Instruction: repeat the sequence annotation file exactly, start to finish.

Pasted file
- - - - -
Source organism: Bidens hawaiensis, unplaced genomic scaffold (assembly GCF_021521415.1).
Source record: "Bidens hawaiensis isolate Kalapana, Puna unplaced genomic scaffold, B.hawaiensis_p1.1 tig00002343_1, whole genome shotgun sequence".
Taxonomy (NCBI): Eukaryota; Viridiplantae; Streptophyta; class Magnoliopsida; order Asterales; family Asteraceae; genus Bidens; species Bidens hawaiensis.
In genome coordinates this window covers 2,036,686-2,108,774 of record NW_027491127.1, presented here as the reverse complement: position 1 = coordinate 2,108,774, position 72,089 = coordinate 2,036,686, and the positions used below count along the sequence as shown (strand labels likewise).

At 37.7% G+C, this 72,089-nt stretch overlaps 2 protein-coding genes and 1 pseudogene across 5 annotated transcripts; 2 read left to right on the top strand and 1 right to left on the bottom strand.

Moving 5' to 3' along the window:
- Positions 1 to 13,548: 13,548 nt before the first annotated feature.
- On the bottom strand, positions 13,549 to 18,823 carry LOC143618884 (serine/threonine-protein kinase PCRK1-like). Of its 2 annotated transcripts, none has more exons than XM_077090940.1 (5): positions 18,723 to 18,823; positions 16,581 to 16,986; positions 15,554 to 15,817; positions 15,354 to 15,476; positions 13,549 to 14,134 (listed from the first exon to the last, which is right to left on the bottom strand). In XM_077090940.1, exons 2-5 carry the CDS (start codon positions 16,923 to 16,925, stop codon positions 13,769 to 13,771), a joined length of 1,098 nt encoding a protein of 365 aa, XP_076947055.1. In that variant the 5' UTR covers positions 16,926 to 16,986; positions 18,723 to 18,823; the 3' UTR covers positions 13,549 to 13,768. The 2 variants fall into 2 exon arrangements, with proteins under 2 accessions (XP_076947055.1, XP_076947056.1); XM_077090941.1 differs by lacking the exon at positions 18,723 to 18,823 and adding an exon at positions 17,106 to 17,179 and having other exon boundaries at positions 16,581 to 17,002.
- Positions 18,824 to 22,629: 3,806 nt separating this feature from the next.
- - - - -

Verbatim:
Source organism: Bidens hawaiensis, unplaced genomic scaffold (assembly GCF_021521415.1).
Source record: "Bidens hawaiensis isolate Kalapana, Puna unplaced genomic scaffold, B.hawaiensis_p1.1 tig00002343_1, whole genome shotgun sequence".
Taxonomy (NCBI): Eukaryota; Viridiplantae; Streptophyta; class Magnoliopsida; order Asterales; family Asteraceae; genus Bidens; species Bidens hawaiensis.
In genome coordinates this window covers 2,036,686-2,108,774 of record NW_027491127.1, presented here as the reverse complement: position 1 = coordinate 2,108,774, position 72,089 = coordinate 2,036,686, and the positions used below count along the sequence as shown (strand labels likewise).

At 37.7% G+C, this 72,089-nt stretch overlaps 2 protein-coding genes and 1 pseudogene across 5 annotated transcripts; 2 read left to right on the top strand and 1 right to left on the bottom strand.

Moving 5' to 3' along the window:
- Positions 1 to 13,548: 13,548 nt before the first annotated feature.
- On the bottom strand, positions 13,549 to 18,823 carry LOC143618884 (serine/threonine-protein kinase PCRK1-like). Of its 2 annotated transcripts, none has more exons than XM_077090940.1 (5): positions 18,723 to 18,823; positions 16,581 to 16,986; positions 15,554 to 15,817; positions 15,354 to 15,476; positions 13,549 to 14,134 (listed from the first exon to the last, which is right to left on the bottom strand). In XM_077090940.1, exons 2-5 carry the CDS (start codon positions 16,923 to 16,925, stop codon positions 13,769 to 13,771), a joined length of 1,098 nt encoding a protein of 365 aa, XP_076947055.1. In that variant the 5' UTR covers positions 16,926 to 16,986; positions 18,723 to 18,823; the 3' UTR covers positions 13,549 to 13,768. The 2 variants fall into 2 exon arrangements, with proteins under 2 accessions (XP_076947055.1, XP_076947056.1); XM_077090941.1 differs by lacking the exon at positions 18,723 to 18,823 and adding an exon at positions 17,106 to 17,179 and having other exon boundaries at positions 16,581 to 17,002.
- Positions 18,824 to 22,629: 3,806 nt separating this feature from the next.